There was a short time in Australia’s European history when two women wielded extraordinary power and influence behind the scenes of the fledgling colony.  In early 19th Century Sydney the two women, whose husbands were sworn enemies, would cross paths.

These two courageous women came from strikingly different backgrounds, with husbands who held sharply conflicting views and were powerful political enemies.

Elizabeth Macquarie

One was Elizabeth Macquarie, the wife of the new governor Lachlan Macquarie, who had grand plans to transform the new colony from a prison into a civilised jewel of the Empire. The other was Elizabeth Macarthur, the wife of John Macarthur, who was building Australia’s wool industry in her husband’s long and frequent absences overseas.

These two women were prominent members of Sydney society in the transformative years in the colony.  They were thrown together in impossible times.  They should have been bitter foes, but they combined their courage and wisdom to wield extraordinary power and influence behind the scenes of the New South Wales Colony.

Elizabeth Macarthur

Both Elizabeths were incredibly impressive as women of their time. They were tough and extraordinarily resilient in what was, in many ways, a brutal man’s world. They both lost children, and ‘Betsey’ Macquarie suffered numerous lost pregnancies. Yet they both managed to forge independent lives for themselves, and make a huge difference in the colony, at a time when women were seen but rarely heard. Today, they would be just as remarkable. Strong and with vision, neither would be deterred today from what they felt was their role, despite any number of odds.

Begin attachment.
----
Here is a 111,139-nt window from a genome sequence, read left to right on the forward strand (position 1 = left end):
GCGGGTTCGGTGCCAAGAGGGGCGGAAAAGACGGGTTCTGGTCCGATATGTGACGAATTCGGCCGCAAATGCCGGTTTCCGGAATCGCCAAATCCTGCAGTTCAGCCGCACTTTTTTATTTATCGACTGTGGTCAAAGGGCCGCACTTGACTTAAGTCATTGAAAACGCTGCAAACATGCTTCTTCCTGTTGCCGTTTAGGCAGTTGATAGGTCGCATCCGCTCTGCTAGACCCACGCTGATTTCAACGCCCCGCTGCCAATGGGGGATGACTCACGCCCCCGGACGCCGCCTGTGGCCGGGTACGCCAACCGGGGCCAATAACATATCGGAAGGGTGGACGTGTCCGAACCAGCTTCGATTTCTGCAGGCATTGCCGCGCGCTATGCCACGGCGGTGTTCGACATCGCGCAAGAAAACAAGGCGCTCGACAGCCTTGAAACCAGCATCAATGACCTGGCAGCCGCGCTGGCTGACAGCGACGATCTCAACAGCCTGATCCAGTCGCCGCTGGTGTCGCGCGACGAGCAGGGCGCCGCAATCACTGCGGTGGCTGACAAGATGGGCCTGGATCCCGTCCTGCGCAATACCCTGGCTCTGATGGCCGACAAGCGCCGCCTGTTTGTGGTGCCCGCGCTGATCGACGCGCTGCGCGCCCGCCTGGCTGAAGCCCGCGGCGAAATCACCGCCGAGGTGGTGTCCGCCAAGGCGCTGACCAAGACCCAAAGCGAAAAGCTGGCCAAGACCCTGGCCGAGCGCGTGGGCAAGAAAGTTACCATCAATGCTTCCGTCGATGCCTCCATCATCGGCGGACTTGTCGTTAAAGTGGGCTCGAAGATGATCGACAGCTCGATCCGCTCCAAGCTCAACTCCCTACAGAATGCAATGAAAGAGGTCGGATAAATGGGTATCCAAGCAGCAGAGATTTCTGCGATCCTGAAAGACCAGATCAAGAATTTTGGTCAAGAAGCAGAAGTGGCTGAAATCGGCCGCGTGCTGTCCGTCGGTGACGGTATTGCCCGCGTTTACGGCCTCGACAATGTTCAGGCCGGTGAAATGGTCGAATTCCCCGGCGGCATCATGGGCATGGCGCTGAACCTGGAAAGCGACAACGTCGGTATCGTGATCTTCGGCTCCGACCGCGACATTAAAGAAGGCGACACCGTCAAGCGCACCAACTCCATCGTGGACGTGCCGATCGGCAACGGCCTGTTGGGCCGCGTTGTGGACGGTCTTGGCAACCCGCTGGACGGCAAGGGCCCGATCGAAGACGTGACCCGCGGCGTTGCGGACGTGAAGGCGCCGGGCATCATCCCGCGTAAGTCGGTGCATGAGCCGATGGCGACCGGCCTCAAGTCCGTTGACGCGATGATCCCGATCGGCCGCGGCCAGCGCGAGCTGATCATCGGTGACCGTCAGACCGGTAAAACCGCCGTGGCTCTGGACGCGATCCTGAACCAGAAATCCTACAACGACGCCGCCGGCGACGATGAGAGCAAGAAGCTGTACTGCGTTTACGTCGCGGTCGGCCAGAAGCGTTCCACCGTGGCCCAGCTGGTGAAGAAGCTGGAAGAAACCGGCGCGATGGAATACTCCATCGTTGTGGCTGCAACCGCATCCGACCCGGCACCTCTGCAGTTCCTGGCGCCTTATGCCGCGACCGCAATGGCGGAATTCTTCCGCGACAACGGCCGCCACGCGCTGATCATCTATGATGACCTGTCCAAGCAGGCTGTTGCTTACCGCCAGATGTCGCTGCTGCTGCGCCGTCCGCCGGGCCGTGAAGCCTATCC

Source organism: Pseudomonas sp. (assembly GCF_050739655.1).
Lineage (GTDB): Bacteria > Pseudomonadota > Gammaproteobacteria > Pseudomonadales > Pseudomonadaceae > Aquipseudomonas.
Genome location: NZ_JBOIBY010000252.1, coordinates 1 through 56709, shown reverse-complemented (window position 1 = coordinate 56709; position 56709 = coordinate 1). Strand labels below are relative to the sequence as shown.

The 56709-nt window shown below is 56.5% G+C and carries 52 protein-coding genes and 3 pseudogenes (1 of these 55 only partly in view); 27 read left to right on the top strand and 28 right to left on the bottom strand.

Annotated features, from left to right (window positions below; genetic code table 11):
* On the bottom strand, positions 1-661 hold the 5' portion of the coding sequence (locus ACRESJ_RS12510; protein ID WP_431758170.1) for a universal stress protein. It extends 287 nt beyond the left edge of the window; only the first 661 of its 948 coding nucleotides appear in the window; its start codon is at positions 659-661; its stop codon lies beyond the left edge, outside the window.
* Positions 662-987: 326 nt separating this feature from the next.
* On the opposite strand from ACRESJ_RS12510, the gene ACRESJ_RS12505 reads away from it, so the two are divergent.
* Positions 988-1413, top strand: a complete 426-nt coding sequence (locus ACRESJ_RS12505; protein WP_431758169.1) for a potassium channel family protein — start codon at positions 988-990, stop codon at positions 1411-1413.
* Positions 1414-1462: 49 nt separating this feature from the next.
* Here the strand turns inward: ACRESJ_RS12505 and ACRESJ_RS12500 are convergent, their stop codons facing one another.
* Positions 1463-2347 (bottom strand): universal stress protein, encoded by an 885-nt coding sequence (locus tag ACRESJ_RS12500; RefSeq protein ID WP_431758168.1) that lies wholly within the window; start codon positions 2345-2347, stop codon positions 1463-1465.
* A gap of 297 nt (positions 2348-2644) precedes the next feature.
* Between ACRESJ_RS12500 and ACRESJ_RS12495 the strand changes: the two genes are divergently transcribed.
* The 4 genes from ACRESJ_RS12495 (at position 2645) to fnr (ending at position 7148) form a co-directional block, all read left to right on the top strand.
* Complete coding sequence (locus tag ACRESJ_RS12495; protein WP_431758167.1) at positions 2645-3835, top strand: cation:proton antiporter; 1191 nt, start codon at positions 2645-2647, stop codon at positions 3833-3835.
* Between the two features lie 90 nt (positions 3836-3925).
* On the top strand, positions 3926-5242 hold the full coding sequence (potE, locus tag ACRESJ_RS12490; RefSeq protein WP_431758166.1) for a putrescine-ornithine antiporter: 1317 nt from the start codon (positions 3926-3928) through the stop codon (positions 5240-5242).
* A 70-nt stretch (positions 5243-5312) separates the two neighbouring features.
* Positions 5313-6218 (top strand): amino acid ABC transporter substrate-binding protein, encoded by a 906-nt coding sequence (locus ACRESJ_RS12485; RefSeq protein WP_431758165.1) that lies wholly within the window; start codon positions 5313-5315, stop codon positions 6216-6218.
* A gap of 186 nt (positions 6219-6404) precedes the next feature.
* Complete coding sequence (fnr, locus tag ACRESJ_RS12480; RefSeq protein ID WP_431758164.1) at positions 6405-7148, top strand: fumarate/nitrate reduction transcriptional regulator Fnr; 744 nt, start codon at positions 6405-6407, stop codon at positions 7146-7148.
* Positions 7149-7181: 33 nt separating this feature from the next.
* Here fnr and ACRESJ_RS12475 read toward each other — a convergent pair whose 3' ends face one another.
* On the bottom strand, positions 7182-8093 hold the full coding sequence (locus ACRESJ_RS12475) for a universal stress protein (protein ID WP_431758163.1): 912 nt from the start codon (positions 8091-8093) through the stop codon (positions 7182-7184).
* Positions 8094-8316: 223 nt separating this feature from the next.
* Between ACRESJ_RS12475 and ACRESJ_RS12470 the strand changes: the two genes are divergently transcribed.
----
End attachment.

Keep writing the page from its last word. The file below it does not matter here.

Note:  Our speaker at the museum on Saturday, 3rd September will be author Sue Williams talking about her book Elizabeth and Elizabeth,   It is an extraordinary story of female leadership at a time when such a quality was frowned on, and female friendship forged against the odds. Together they share more than their forenames.

It’s unimaginable that they wouldn’t have met often.  What occurred during those meetings, what was said and unsaid, is what this novel explores.

The author of Elizabeth & Elizabeth, Sue Williams is a bestselling author and award-winning journalist, working in newspapers, magazines and TV in Australia, the UK and New Zealand. She will be our speaker at the museum on Saturday, 3rd September.

 

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2 Comments

  1. Elizabeths sound like an interesting book, and a worthwhile talk – but what time is it to be ?

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